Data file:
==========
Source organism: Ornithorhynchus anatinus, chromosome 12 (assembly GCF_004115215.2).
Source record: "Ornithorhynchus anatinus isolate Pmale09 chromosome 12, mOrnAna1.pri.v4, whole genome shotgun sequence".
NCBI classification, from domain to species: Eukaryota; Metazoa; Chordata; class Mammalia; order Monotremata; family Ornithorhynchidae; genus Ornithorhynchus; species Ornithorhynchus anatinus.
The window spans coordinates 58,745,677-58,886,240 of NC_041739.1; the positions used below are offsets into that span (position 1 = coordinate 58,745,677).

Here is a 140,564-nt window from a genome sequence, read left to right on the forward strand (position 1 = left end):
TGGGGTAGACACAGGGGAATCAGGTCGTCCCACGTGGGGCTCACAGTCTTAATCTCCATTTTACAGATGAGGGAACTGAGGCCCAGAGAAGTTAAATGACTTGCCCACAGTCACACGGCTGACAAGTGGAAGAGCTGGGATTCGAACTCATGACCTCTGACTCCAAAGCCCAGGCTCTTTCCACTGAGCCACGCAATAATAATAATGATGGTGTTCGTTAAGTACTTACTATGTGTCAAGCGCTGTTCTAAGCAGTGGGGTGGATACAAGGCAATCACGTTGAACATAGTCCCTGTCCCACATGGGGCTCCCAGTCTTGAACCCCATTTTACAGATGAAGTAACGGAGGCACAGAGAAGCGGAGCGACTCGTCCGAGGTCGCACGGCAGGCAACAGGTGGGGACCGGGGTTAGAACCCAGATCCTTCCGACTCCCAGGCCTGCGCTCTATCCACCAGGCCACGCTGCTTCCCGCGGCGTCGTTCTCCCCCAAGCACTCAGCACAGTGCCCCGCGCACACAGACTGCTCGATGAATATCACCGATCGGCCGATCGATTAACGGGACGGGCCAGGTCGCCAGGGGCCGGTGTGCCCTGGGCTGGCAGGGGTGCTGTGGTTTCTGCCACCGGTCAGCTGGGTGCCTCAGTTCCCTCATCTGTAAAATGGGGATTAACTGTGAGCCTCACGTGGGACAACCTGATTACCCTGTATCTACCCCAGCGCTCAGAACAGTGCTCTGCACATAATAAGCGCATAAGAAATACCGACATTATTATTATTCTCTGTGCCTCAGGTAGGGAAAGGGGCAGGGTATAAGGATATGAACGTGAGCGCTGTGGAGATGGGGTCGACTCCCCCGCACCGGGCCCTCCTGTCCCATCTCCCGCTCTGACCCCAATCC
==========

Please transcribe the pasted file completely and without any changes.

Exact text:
Source organism: Ornithorhynchus anatinus, chromosome 12 (assembly GCF_004115215.2).
Source record: "Ornithorhynchus anatinus isolate Pmale09 chromosome 12, mOrnAna1.pri.v4, whole genome shotgun sequence".
NCBI classification, from domain to species: Eukaryota; Metazoa; Chordata; class Mammalia; order Monotremata; family Ornithorhynchidae; genus Ornithorhynchus; species Ornithorhynchus anatinus.
The window spans coordinates 58,745,677-58,886,240 of NC_041739.1; the positions used below are offsets into that span (position 1 = coordinate 58,745,677).

Here is a 140,564-nt window from a genome sequence, read left to right on the forward strand (position 1 = left end):
TGGGGTAGACACAGGGGAATCAGGTCGTCCCACGTGGGGCTCACAGTCTTAATCTCCATTTTACAGATGAGGGAACTGAGGCCCAGAGAAGTTAAATGACTTGCCCACAGTCACACGGCTGACAAGTGGAAGAGCTGGGATTCGAACTCATGACCTCTGACTCCAAAGCCCAGGCTCTTTCCACTGAGCCACGCAATAATAATAATGATGGTGTTCGTTAAGTACTTACTATGTGTCAAGCGCTGTTCTAAGCAGTGGGGTGGATACAAGGCAATCACGTTGAACATAGTCCCTGTCCCACATGGGGCTCCCAGTCTTGAACCCCATTTTACAGATGAAGTAACGGAGGCACAGAGAAGCGGAGCGACTCGTCCGAGGTCGCACGGCAGGCAACAGGTGGGGACCGGGGTTAGAACCCAGATCCTTCCGACTCCCAGGCCTGCGCTCTATCCACCAGGCCACGCTGCTTCCCGCGGCGTCGTTCTCCCCCAAGCACTCAGCACAGTGCCCCGCGCACACAGACTGCTCGATGAATATCACCGATCGGCCGATCGATTAACGGGACGGGCCAGGTCGCCAGGGGCCGGTGTGCCCTGGGCTGGCAGGGGTGCTGTGGTTTCTGCCACCGGTCAGCTGGGTGCCTCAGTTCCCTCATCTGTAAAATGGGGATTAACTGTGAGCCTCACGTGGGACAACCTGATTACCCTGTATCTACCCCAGCGCTCAGAACAGTGCTCTGCACATAATAAGCGCATAAGAAATACCGACATTATTATTATTCTCTGTGCCTCAGGTAGGGAAAGGGGCAGGGTATAAGGATATGAACGTGAGCGCTGTGGAGATGGGGTCGACTCCCCCGCACCGGGCCCTCCTGTCCCATCTCCCGCTCTGACCCCAATCC